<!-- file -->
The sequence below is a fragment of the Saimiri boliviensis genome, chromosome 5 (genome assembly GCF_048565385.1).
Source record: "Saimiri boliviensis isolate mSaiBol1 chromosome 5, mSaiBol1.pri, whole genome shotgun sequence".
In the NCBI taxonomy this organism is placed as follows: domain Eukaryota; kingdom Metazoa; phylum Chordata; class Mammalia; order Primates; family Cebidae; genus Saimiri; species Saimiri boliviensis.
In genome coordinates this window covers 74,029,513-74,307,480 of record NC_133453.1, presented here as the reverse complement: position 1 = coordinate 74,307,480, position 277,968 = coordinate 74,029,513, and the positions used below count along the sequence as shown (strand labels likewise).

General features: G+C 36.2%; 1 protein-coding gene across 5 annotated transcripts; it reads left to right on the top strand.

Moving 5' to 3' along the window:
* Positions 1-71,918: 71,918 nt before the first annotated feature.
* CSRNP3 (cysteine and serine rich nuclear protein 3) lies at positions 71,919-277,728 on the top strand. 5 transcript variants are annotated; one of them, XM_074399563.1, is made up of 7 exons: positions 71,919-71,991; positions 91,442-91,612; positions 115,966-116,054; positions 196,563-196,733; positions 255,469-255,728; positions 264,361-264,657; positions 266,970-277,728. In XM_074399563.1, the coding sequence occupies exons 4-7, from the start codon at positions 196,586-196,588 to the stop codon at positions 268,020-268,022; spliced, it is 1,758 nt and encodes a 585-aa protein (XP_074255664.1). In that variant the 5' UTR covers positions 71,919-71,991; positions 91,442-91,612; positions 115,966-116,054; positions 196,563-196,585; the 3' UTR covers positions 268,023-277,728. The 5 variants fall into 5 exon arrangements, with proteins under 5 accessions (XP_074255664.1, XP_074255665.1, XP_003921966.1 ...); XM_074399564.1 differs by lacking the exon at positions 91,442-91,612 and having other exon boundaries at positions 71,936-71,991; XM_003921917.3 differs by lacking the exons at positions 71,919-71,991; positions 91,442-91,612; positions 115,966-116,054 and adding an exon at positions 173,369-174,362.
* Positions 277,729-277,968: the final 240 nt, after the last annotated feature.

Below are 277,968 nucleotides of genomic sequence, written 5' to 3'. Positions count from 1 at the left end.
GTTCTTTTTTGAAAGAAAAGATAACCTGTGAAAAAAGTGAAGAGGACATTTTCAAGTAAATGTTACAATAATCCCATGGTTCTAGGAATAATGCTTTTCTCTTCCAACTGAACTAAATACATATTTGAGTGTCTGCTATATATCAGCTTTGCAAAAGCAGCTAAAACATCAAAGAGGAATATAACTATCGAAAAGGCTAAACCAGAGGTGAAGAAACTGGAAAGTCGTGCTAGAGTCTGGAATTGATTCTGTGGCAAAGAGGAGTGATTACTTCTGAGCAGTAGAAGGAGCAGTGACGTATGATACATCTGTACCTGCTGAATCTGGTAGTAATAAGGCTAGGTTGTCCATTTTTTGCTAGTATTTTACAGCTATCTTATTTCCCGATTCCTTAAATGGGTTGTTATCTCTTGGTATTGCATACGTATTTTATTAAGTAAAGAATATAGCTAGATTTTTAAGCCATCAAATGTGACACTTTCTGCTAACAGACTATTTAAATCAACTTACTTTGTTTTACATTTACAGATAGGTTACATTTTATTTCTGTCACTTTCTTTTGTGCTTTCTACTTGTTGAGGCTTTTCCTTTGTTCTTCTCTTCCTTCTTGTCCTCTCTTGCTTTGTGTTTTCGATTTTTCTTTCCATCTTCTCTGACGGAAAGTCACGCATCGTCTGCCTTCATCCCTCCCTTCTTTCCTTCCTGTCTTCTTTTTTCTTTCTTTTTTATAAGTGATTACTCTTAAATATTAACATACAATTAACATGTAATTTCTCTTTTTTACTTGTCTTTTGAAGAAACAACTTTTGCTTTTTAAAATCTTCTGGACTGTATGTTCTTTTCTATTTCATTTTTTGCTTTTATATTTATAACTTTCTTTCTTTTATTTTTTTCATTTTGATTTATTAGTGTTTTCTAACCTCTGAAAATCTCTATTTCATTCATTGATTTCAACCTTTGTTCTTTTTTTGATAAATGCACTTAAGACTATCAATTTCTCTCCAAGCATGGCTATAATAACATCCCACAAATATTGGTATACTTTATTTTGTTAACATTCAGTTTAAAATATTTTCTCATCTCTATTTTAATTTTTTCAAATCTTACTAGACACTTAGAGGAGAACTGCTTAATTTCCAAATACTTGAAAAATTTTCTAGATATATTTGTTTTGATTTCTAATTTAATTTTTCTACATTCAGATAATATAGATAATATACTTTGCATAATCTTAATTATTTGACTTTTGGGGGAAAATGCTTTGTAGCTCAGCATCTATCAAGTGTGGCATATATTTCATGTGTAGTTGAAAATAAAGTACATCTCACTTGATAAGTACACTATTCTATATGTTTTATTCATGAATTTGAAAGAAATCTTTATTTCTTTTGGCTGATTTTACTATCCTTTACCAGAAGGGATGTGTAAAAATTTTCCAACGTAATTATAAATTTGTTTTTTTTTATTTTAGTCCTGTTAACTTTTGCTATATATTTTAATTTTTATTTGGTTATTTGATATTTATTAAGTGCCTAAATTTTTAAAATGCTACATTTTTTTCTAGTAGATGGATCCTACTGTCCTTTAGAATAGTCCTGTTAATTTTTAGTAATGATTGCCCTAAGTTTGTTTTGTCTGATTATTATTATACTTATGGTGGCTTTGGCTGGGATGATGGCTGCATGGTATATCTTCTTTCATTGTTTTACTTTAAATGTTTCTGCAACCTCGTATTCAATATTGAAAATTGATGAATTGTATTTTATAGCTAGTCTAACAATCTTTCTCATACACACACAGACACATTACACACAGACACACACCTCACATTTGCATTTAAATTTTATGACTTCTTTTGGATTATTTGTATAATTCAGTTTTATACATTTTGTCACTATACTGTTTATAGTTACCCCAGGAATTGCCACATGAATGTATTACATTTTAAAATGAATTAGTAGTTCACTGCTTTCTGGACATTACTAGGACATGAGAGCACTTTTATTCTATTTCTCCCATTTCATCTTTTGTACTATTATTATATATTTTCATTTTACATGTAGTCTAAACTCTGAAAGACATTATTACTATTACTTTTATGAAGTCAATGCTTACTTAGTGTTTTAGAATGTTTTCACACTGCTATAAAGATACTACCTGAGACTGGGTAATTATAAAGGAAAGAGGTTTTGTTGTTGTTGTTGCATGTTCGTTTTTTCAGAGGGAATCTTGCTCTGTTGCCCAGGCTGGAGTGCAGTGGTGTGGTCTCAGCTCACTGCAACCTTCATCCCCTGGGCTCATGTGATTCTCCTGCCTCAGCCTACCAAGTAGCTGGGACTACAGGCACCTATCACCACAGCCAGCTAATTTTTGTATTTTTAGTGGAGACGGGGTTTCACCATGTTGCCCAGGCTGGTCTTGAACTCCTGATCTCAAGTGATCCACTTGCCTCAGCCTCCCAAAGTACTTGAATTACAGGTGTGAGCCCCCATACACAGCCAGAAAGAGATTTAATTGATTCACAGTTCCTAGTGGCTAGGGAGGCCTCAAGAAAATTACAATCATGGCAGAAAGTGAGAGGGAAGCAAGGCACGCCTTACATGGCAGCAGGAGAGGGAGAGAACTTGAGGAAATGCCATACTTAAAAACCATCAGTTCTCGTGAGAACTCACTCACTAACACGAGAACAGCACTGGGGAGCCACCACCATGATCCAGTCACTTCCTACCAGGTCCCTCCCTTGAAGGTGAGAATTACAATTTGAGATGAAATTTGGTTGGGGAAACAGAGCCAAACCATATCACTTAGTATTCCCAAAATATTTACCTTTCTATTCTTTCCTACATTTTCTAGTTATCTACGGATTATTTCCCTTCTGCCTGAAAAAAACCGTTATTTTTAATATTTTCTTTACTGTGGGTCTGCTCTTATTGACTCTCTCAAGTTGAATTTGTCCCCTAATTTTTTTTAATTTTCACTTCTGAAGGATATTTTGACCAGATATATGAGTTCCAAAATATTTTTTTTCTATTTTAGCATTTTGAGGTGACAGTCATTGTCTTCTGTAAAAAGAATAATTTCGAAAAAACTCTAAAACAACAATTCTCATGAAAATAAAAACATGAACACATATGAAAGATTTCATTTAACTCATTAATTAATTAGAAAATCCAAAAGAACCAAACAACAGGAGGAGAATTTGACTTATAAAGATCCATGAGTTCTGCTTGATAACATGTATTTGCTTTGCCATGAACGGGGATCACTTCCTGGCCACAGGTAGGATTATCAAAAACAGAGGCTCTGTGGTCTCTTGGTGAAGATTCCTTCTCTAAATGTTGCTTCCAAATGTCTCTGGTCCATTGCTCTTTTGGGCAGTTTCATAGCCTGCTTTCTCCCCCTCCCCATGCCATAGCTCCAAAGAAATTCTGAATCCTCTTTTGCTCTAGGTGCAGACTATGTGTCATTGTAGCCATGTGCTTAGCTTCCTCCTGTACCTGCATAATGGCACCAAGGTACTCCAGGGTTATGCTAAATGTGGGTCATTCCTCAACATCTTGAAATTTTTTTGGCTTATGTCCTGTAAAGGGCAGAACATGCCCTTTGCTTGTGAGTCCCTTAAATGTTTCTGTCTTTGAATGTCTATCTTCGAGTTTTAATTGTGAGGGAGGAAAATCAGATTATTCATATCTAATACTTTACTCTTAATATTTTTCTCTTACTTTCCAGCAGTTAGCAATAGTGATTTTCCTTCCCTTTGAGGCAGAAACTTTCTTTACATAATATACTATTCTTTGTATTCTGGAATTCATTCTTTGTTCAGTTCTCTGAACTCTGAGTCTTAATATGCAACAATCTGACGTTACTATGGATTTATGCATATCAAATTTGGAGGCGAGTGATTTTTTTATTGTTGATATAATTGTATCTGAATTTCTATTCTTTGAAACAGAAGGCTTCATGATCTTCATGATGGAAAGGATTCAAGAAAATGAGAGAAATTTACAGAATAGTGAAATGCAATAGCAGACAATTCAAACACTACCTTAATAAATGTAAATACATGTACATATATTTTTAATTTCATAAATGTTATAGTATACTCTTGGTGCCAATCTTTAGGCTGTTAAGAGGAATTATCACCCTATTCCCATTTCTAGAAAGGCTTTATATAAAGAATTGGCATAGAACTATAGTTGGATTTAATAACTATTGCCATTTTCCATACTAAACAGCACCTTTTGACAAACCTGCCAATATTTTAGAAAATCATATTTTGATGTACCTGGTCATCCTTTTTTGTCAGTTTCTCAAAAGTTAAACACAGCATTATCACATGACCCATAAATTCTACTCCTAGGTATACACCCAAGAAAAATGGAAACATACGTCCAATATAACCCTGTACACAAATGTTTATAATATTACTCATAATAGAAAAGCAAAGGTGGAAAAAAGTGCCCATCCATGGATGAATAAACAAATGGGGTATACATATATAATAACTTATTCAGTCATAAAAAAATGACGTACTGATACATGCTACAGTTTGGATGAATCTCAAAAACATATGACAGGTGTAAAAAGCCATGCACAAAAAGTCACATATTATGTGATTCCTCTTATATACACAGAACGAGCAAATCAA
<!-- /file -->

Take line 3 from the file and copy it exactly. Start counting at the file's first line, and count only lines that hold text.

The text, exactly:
In the NCBI taxonomy this organism is placed as follows: domain Eukaryota; kingdom Metazoa; phylum Chordata; class Mammalia; order Primates; family Cebidae; genus Saimiri; species Saimiri boliviensis.